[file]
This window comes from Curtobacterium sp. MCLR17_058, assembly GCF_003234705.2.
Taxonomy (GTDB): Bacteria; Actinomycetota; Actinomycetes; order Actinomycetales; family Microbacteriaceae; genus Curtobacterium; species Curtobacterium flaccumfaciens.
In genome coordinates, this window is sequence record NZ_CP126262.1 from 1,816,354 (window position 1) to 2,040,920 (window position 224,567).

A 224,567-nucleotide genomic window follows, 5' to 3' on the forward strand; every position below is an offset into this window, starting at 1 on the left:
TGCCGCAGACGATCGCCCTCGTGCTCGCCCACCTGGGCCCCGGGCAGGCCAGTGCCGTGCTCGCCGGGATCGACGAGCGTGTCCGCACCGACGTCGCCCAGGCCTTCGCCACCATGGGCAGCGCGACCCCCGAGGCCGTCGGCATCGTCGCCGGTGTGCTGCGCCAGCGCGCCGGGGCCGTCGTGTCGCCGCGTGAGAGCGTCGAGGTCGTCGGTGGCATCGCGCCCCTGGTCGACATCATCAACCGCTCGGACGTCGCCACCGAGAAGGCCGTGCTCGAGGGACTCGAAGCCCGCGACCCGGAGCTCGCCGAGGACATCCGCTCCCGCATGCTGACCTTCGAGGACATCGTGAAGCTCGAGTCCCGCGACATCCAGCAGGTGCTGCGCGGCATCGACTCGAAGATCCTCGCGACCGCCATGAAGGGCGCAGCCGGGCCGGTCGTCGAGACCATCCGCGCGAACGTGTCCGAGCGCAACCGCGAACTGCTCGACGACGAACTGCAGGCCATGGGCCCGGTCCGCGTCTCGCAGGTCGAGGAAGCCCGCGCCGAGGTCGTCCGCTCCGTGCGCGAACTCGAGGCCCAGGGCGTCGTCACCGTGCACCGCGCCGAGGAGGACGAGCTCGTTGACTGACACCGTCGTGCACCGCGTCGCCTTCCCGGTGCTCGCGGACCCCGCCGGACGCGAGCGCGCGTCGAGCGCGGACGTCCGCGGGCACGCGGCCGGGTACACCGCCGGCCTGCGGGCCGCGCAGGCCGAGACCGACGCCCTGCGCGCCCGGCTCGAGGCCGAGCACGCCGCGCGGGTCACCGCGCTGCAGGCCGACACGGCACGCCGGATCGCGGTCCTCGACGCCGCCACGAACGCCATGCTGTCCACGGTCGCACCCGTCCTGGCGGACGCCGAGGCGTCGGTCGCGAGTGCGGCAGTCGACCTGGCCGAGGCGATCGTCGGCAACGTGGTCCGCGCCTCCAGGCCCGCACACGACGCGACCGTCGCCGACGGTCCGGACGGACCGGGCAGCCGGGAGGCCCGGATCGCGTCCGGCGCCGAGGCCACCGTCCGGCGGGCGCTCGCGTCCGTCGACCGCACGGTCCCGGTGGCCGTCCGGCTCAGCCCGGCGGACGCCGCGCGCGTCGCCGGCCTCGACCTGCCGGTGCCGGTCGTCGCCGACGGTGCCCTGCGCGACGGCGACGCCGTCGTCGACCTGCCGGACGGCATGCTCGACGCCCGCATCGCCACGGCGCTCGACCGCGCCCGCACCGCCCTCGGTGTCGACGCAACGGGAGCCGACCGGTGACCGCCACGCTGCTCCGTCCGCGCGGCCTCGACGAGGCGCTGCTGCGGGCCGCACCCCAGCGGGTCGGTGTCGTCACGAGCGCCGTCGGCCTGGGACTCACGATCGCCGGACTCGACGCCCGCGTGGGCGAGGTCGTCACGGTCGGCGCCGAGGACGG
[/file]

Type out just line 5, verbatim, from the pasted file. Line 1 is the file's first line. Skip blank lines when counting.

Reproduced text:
TGCCGCAGACGATCGCCCTCGTGCTCGCCCACCTGGGCCCCGGGCAGGCCAGTGCCGTGCTCGCCGGGATCGACGAGCGTGTCCGCACCGACGTCGCCCAGGCCTTCGCCACCATGGGCAGCGCGACCCCCGAGGCCGTCGGCATCGTCGCCGGTGTGCTGCGCCAGCGCGCCGGGGCCGTCGTGTCGCCGCGTGAGAGCGTCGAGGTCGTCGGTGGCATCGCGCCCCTGGTCGACATCATCAACCGCTCGGACGTCGCCACCGAGAAGGCCGTGCTCGAGGGACTCGAAGCCCGCGACCCGGAGCTCGCCGAGGACATCCGCTCCCGCATGCTGACCTTCGAGGACATCGTGAAGCTCGAGTCCCGCGACATCCAGCAGGTGCTGCGCGGCATCGACTCGAAGATCCTCGCGACCGCCATGAAGGGCGCAGCCGGGCCGGTCGTCGAGACCATCCGCGCGAACGTGTCCGAGCGCAACCGCGAACTGCTCGACGACGAACTGCAGGCCATGGGCCCGGTCCGCGTCTCGCAGGTCGAGGAAGCCCGCGCCGAGGTCGTCCGCTCCGTGCGCGAACTCGAGGCCCAGGGCGTCGTCACCGTGCACCGCGCCGAGGAGGACGAGCTCGTTGACTGACACCGTCGTGCACCGCGTCGCCTTCCCGGTGCTCGCGGACCCCGCCGGACGCGAGCGCGCGTCGAGCGCGGACGTCCGCGGGCACGCGGCCGGGTACACCGCCGGCCTGCGGGCCGCGCAGGCCGAGACCGACGCCCTGCGCGCCCGGCTCGAGGCCGAGCACGCCGCGCGGGTCACCGCGCTGCAGGCCGACACGGCACGCCGGATCGCGGTCCTCGACGCCGCCACGAACGCCATGCTGTCCACGGTCGCACCCGTCCTGGCGGACGCCGAGGCGTCGGTCGCGAGTGCGGCAGTCGACCTGGCCGAGGCGATCGTCGGCAACGTGGTCCGCGCCTCCAGGCCCGCACACGACGCGACCGTCGCCGACGGTCCGGACGGACCGGGCAGCCGGGAGGCCCGGATCGCGTCCGGCGCCGAGGCCACCGTCCGGCGGGCGCTCGCGTCCGTCGACCGCACGGTCCCGGTGGCCGTCCGGCTCAGCCCGGCGGACGCCGCGCGCGTCGCCGGCCTCGACCTGCCGGTGCCGGTCGTCGCCGACGGTGCCCTGCGCGACGGCGACGCCGTCGTCGACCTGCCGGACGGCATGCTCGACGCCCGCATCGCCACGGCGCTCGACCGCGCCCGCACCGCCCTCGGTGTCGACGCAACGGGAGCCGACCGGTGACCGCCACGCTGCTCCGTCCGCGCGGCCTCGACGAGGCGCTGCTGCGGGCCGCACCCCAGCGGGTCGGTGTCGTCACGAGCGCCGTCGGCCTGGGACTCACGATCGCCGGACTCGACGCCCGCGTGGGCGAGGTCGTCACGGTCGGCGCCGAGGACGG